Developers of a senior housing complex proposed on the grounds of the historic Sisters of Mercy convent on Stevens Avenue in Portland have reached an agreement with neighbors to limit the size of the project.

John Thibodeau of the Preserve Deering Neighborhood group said he has negotiated a deal with Sea Coast Management to limit the number of units to be built on the property to 249, a reduction of 85 units.

“I think we reached a compromise that both parties feel good about,” Thibodeau said.

The deal follows a 5-2 vote by the City Council early on the morning of June 16 to put off a decision on the controversial proposal to rezone about 17 acres in Deering Center for the project.

Kevin Bunker, who negotiated the agreement on behalf of Sea Coast Management, said he felt that the company would have enough votes once all nine councilors were present, but rather than “go to the mat” on a larger project, negotiating with neighbors would cool what had become a contentious issue.

Bunker said the reduction was significant, but in the interest of compromise, he felt that everyone would benefit.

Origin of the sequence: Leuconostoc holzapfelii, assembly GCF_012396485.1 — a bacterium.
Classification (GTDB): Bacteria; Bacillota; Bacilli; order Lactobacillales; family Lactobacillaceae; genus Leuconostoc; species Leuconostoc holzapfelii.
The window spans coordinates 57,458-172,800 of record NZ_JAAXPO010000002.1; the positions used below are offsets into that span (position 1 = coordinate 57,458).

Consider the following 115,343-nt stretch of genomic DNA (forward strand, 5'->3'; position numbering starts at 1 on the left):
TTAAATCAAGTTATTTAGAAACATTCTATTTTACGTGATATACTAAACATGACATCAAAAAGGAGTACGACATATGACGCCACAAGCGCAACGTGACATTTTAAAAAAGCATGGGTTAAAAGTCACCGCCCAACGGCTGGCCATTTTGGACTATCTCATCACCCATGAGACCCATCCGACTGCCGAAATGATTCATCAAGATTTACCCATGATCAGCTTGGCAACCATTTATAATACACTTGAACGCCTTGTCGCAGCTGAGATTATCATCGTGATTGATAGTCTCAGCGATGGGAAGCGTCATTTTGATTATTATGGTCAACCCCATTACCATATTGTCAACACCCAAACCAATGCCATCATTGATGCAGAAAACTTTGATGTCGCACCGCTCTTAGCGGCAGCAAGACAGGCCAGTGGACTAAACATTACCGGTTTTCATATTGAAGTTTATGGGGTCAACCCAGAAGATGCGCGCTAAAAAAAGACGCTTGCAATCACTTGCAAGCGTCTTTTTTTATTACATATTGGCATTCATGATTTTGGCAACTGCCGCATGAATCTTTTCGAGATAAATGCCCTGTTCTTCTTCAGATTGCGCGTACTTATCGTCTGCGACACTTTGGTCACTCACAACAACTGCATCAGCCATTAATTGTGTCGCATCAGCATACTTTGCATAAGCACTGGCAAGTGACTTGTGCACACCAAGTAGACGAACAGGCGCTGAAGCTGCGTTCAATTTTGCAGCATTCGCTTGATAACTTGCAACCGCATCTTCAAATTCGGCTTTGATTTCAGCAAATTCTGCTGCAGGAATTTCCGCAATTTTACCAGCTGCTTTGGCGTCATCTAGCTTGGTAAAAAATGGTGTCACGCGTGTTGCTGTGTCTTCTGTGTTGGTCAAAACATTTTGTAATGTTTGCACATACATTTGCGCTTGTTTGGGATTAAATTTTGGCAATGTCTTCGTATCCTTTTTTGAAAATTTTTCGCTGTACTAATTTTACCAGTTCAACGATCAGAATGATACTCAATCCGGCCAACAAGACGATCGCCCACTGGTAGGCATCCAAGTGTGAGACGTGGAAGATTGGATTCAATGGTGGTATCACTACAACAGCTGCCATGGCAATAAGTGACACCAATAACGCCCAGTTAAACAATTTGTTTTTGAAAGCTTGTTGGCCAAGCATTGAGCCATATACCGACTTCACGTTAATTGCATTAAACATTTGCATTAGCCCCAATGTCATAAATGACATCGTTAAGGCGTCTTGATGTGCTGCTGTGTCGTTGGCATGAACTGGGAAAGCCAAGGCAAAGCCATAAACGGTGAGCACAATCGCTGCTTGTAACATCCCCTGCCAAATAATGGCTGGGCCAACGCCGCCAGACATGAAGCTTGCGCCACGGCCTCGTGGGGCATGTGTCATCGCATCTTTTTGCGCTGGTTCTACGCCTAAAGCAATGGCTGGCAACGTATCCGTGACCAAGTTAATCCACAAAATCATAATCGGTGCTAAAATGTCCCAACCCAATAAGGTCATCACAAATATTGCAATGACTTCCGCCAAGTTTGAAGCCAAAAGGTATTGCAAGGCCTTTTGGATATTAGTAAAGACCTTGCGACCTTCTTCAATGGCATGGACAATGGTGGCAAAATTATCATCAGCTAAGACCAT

“Change is inevitable, but we’re not here to ruin your quality of life,” Bunker said. “We have an interest in preserving your quality of life.”

The rezoning proposal, which was recommended for approval by the Planning Board, will be taken up again by the City Council on July 6.

Bunker, of the Portland-based Developers Collaborative, is a partner in the redevelopment of the Sisters of Mercy Mother House, which was completed in 1908.

Sea Coast Management will be the lead developer of buildings expected to be built behind the historic brick convent.

Neighbors have vehemently opposed the scale of the project, and in the last two months gathered signatures, organized meetings and turned out in force at public hearings to oppose the development.

Catherine McAuley High School, which occupies a portion of the property and uses much of the land for playing fields, supports the project and would remain at the site as a tenant for at least 25 years.

Although pleased with the lower number of units, Thibodeau said he still has concerns about the effect of the construction on nearby Baxter Woods, the traffic that hundreds of new housing units would bring, and whether McAuley would retain a regulation-size playing field.

Bunker said the project will have several layers of future review and chances for the public to participate and give input.

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